So, the brand new Swedish ambassador to Iran violated "diplomatic ethics" during a meeting with Iranian President Mahmoud Ahmadinejad this week. And what, exactly, did he do? Well, the ambassador crossed his legs during the meeting and Ahmadinejad was so offended that he crossed his own in retaliation. Huh?
Okay, so right off the bat we're going to admit that our Persian isn't up to speed and we're relying on a ton of Google Translate, but the original site with the play-by-play is an Iranian website called Asriran (right). We're positive there's something lost in translation because "naughty" makes the leg-crossing sound frisky. But you see that's the offending foot of one Pete Tiller, the new Swedish ambassador. The Armenian website, Panorama, has this translation:
Peter Tiller crossed his legs during a meeting with Ahmadinejad following the ceremony of presenting his credentials, something which, according to experts, contradicts international diplomatic norms, said the website.
"The Swedish Ambassador to the soles of his feet were not..." reads our struggling Google Translate. And so we looked that up, and found that pointing the soles of your feet toward someone is actually offensive in Muslim culture. Here's an explanation of the custom, from the University of West Florida:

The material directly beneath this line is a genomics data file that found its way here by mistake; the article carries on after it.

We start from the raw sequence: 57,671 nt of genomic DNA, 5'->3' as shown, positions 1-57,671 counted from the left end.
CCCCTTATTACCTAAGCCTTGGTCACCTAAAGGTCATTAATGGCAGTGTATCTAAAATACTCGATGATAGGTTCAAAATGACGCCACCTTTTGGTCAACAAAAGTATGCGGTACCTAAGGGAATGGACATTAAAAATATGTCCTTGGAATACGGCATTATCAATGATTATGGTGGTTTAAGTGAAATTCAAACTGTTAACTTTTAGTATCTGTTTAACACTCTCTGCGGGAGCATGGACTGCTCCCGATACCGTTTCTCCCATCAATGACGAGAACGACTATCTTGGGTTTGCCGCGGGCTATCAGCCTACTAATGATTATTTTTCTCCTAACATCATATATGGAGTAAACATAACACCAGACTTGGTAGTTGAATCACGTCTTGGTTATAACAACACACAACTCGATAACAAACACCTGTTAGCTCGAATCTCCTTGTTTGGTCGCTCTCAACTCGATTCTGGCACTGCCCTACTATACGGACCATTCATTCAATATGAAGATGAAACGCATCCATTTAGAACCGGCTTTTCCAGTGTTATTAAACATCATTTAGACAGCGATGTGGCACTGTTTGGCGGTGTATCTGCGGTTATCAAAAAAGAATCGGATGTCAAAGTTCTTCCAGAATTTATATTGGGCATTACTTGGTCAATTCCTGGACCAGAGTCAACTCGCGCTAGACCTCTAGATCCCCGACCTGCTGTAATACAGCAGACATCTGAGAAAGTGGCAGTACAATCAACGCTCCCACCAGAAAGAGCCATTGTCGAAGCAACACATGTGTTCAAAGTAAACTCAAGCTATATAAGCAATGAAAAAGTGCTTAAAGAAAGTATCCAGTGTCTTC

Pointing the soles of the feet towards someone is impolite because the soles of the feet (shoe) are considered dirty, closest to the ground, closer to the devil and farther away from God. When in the presence of Muslims, be careful not to raise or cross your legs in such a way that the sole of the foot faces others in the room.
Faced with the offensive soles of Tiller's feet, Ahmadinejad responded just as aggressively: "Mahmoud Ahmadinejad, for his part, himself crossed his legs in response to the impoliteness of his interlocutor," reads Panorama. Fars News Agency, an Iranian outlet with ties to the government, has a photo of the retaliation (notice the "foot drop cannot be appealed language at the top"):
There's another shoe dropping joke here, isn't there?
This article is from the archive of our partner The Wire.
We want to hear what you think about this article. Submit a letter to the editor or write to firstname.lastname@example.org.